Did you know that someone with Autism has a hard time reading all the facial expressions that are covered by a face mask? Learning this tidbit has opened my eyes to just how much difficulty with communication someone with Autism must have.
And the crazy thing is that I have been trained as an autism therapist. And it took someone else outside the field to help me ‘get it’. So much communication happens on that area of the face. I have been struggling myself since COVID because I can’t tell how people are feeling with their faces covered.
Face Masks block Facial expressions
I rely on the tiny muscle movements of the face to know what people are thinking. And to know how they are feeling. We can’t always control our faces and you can see pain and grief on someone even when they are actively trying to hide it.
A lot of conversation happens on the face. The tiny muscles around the mouth alone can tell you a person’s mood and if they are stressed.
And there is always a momentary flash of a person’s true feelings before they can catch themselves and put their social mask back on. They are called micro expressions, and they are involuntary emotional leakage that I find very revealing.
Humor and a face mask
A lot of autistic people struggle with sarcasm. Understanding Sarcasm requires being able to understand what you are seeing on the face because the words said don’t match the facial expression.
In fact, they are usually the opposite. That’s why my son struggled so much with learning how to understand sarcasm.
And it’s why he still struggles with humor and telling jokes. Because he can’t tell if his audience is following the story, or if they have understood the punch line. So often he will repeat something he finds hilarious, but without context his audience is confused. Because of his struggles, videos are a great way to teach him because he will see the faces and gets better at understanding them.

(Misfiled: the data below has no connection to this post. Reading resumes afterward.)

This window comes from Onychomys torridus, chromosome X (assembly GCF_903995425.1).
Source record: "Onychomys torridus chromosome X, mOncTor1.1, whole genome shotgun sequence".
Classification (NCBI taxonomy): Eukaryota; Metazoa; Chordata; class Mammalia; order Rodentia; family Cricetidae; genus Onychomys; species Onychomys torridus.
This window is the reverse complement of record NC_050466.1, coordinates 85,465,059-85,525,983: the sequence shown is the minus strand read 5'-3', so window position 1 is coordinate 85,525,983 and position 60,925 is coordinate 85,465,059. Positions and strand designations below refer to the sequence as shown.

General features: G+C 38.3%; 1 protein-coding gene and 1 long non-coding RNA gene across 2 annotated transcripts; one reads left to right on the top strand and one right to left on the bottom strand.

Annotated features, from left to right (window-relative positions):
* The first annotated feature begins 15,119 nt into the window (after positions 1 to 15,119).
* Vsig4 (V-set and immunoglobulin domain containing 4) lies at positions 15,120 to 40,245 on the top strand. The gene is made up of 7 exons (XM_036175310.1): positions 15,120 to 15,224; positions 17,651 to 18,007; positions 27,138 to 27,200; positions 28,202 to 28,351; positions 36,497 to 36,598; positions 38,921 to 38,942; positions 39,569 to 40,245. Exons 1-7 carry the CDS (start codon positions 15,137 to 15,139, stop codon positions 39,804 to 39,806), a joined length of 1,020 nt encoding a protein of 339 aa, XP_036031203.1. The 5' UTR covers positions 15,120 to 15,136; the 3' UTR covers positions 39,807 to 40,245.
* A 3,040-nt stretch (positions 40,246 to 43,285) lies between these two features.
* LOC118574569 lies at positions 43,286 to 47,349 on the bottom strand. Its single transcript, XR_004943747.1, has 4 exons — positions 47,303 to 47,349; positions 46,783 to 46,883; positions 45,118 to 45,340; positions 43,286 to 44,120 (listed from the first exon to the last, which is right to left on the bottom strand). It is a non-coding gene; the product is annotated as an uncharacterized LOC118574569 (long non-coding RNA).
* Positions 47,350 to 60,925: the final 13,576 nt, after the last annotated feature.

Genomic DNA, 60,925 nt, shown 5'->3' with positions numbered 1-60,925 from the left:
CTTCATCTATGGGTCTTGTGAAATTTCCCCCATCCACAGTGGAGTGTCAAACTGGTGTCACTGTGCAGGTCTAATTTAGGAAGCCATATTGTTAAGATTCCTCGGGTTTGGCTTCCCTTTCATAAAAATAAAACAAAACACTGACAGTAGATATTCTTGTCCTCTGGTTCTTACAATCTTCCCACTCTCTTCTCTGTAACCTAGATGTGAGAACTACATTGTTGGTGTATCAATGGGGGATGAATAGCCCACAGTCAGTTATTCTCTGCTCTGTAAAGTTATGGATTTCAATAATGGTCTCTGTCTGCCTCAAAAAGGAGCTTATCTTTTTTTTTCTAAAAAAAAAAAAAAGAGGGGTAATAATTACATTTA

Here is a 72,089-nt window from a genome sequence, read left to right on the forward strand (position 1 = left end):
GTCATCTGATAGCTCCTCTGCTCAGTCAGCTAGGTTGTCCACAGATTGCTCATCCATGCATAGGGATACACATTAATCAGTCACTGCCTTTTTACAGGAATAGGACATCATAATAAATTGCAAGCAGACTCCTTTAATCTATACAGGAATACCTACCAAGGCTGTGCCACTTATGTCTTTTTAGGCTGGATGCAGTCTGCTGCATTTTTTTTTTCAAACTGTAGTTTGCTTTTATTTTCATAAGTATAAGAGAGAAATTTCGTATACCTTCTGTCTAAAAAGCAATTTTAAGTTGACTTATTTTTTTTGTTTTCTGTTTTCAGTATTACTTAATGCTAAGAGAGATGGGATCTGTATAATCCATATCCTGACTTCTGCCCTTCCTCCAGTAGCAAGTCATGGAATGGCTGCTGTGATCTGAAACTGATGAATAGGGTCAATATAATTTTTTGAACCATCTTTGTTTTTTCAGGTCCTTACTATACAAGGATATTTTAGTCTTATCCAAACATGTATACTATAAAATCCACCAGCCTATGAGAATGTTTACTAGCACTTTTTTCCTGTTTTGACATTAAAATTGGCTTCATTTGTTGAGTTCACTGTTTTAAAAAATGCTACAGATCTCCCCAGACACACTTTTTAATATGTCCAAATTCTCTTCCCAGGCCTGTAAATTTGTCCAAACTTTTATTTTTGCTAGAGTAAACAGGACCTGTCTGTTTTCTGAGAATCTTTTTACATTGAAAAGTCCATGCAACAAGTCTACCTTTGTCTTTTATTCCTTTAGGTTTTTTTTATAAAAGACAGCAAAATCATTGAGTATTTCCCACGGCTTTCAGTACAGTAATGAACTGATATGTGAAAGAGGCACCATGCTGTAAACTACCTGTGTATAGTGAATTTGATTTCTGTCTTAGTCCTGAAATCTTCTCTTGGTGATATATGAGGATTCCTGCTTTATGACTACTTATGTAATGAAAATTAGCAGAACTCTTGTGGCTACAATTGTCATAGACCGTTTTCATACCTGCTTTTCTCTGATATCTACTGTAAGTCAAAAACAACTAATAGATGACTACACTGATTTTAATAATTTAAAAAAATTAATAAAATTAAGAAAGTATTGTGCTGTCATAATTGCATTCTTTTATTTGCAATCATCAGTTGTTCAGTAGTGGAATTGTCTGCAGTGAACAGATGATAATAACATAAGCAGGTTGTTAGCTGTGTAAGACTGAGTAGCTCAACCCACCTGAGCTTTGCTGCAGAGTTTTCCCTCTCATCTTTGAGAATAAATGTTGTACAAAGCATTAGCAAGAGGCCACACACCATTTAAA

Facial expressions and compassion
Facial expressions are also vital for understanding compassion, and people’s feelings.
So imagine everyone in the world is always wearing a face mask all the time. It would make it harder to do their job, and make friends. For me this has been a major breakthrough in understanding my son and family members on the autism spectrum.
I don’t know about you, but I’ve seen a change in how people interact in public since the face mask mandate went into effect. People are more distant, and less friendly. The world has become a sea of eyes, and even though my imagination fills in the gaps to create a face, it’s not the same.
Face Masks can help us understand
Now I understand better why my son struggles with social situations. He has been seeing empty faces all these years. It also explains why making eye contact is hard for him.
When you have no information coming from the rest of the face, the eyes are not that helpful. They just become a point of stress since you know the person is looking at you and expecting something from you.
Hopefully this has helped you understand a little more about the communication struggles autistic individuals have. I have a lot more compassion and patience now for my son, and it has given me another angle to help him. Because if we can practice facial expressions at home it will be easier for him in the world.
Abby is capable and caring. She is learning more about Autism and parenthood every day. Having completed training to be an RBT (Registered Behavior Technician) for ABA therapy she is beginning to understand her son. And even though she is the first to admit she makes a lot of mistakes, she is so grateful to be on this journey. She comes from a family with many autistic members. She invites us to join her, as she shares her adventures. She wishes to emphasize that Autism is a difference not a defect. If you or a family member have autism, Abby wants you to know that the challenges can be overcome, and there are blessings in autism. You or your loved one are not sick or broken. Together we will teach the world this new language.